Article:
Mucopolysaccharidosis celebration Day

The impact of TIGEM research in the fight against MPSs
May 15, 2024
Mucopolysaccharidosis celebration Day

Nicola Brunetti-Pierri, PI at TIGEM, and Alba, one of the first patient treated with the gene therapy-based product developed at TIGEM

Mucopolysaccharidoses (MPSs) are a group of rare, inherited lysosomal storage disorders characterized by the body's inability to properly break down glycosaminoglycans (GAGs) due to deficiencies in specific lysosomal enzymes. This group includes several disorders, MPS III (Sanfilippo syndrome), and MPS VI (Maroteaux-Lamy syndrome), each associated with different enzyme deficiencies and varying symptoms. These can range from severe skeletal abnormalities to developmental delays, affecting multiple organ systems and leading to significant morbidity and early mortality.

Introduction to Mucopolysaccharidosis Type VI (MPS VI)

Mucopolysaccharidosis Type VI, also known as Maroteaux-Lamy syndrome, is a rare, autosomal recessive lysosomal storage disorder characterized by the body's inability to break down certain complex carbohydrates known as glycosaminoglycans (GAGs). This inability arises due to a deficiency in the lysosomal enzyme arylsulfatase B. The accumulation of GAGs in various tissues and organs leads to a range of symptoms including growth retardation, skeletal deformities, vision and hearing impairment, and cardiovascular issues.

Diagnosed through clinical observation and confirmed by genetic and enzyme assays, MPS VI is considered one of the more severe forms within the mucopolysaccharidoses spectrum. Traditional treatments have included supportive care, surgical interventions, and enzyme replacement therapy (ERT), which, while effective in mitigating some symptoms, does not fully address the underlying genetic fault.

TIGEM’s Groundbreaking Gene Therapy for MPS VI

TIGEM has been at the forefront of research in genetic diseases, particularly in developing innovative treatments for conditions like MPS VI. In a historic development, TIGEM initiated the world’s first in vivo gene therapy trial aimed at treating MPS VI. This groundbreaking approach, leveraging advanced genetic engineering techniques, represents a significant shift from conventional treatment strategies.

The Gene Therapy Approach

The gene therapy developed by TIGEM, and coordinated by Alberto Auricchio and Nicola Brunetti-Pierri, involves the use of a viral vector to deliver a healthy copy of the ARSB gene directly into the patient's bloodstream. This vector is engineered to target the liver, transforming it into a biofactory that continuously produces the arylsulfatase B enzyme, thereby correcting the enzyme deficiency at its source.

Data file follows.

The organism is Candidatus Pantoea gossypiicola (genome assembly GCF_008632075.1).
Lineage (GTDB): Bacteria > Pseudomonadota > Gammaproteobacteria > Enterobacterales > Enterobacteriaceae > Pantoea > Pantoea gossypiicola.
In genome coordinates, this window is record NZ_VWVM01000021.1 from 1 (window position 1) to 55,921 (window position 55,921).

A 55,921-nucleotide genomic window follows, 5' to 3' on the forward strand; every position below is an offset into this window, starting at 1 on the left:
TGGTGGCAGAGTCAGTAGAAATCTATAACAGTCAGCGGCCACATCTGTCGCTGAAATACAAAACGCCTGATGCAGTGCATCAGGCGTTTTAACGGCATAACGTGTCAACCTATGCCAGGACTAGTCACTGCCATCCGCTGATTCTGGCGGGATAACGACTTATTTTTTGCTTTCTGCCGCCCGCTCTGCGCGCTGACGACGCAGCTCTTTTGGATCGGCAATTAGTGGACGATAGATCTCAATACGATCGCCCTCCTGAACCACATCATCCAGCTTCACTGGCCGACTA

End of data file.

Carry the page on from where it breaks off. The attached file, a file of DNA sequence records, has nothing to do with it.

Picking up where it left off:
The decision to use an in vivo method, where the gene is delivered directly into the body, circumvents some of the challenges associated with ex vivo methods, such as the complexities of cell extraction and reintroduction, and potential complications related to stem cell transplantation.

Clinical Trials and Results

TIGEM's clinical trials commenced in 2017 with an initial cohort of nine patients receiving this novel treatment. The trials were designed to evaluate the safety and efficacy of the therapy, with a particular focus on the long-term expression of the enzyme and its clinical benefits. Results from these trials have been promising, especially in patients who received higher doses of the vector. These patients demonstrated sustained enzyme activity and clinical stability for periods extending up to four years—a testament to the potential of gene therapy as a transformative treatment for MPS VI.

Expanding Research to MPS IIIA

Beyond MPS VI, TIGEM is also advancing treatments for other types of MPS, notably MPS IIIA (Sanfilippo syndrome type A). This form of MPS, one of the most severe, currently lacks effective treatment options. TIGEM researchers are exploring the potential of repurposed drugs—medications already approved for other conditions—as a novel therapeutic strategy for MPS IIIA.

The repurposing effort at TIGEM by Elvira De Leonibus and Diego Medina involves two specific molecules that have shown promise in preclinical studies. These molecules are being investigated for their ability to enhance the elimination of toxic metabolites and improve neurological and behavioral symptoms in MPS IIIA patients. This approach underscores the importance of drug repurposing in rare diseases, offering a time-efficient and cost-effective route to new therapies by utilizing the existing safety profiles of approved drugs.

The Importance of Drug Repurposing in Rare Diseases

Drug repurposing is particularly crucial in the field of rare diseases, where research and development can be hindered by limited patient populations and high financial costs. By identifying new uses for existing medications, researchers can bypass much of the initial stages of drug development, accelerating the availability of therapies and reducing the investment risk.


TIGEM’s work with both pioneering gene therapy for MPS VI and innovative drug repurposing for MPS IIIA exemplifies cutting-edge research strategies in the fight against mucopolysaccharidoses. Our efforts not only offer hope to those suffering from these severe conditions but also set a precedent for addressing similar genetic diseases, highlighting the potential to fundamentally change the landscape of treatment for rare genetic disorders.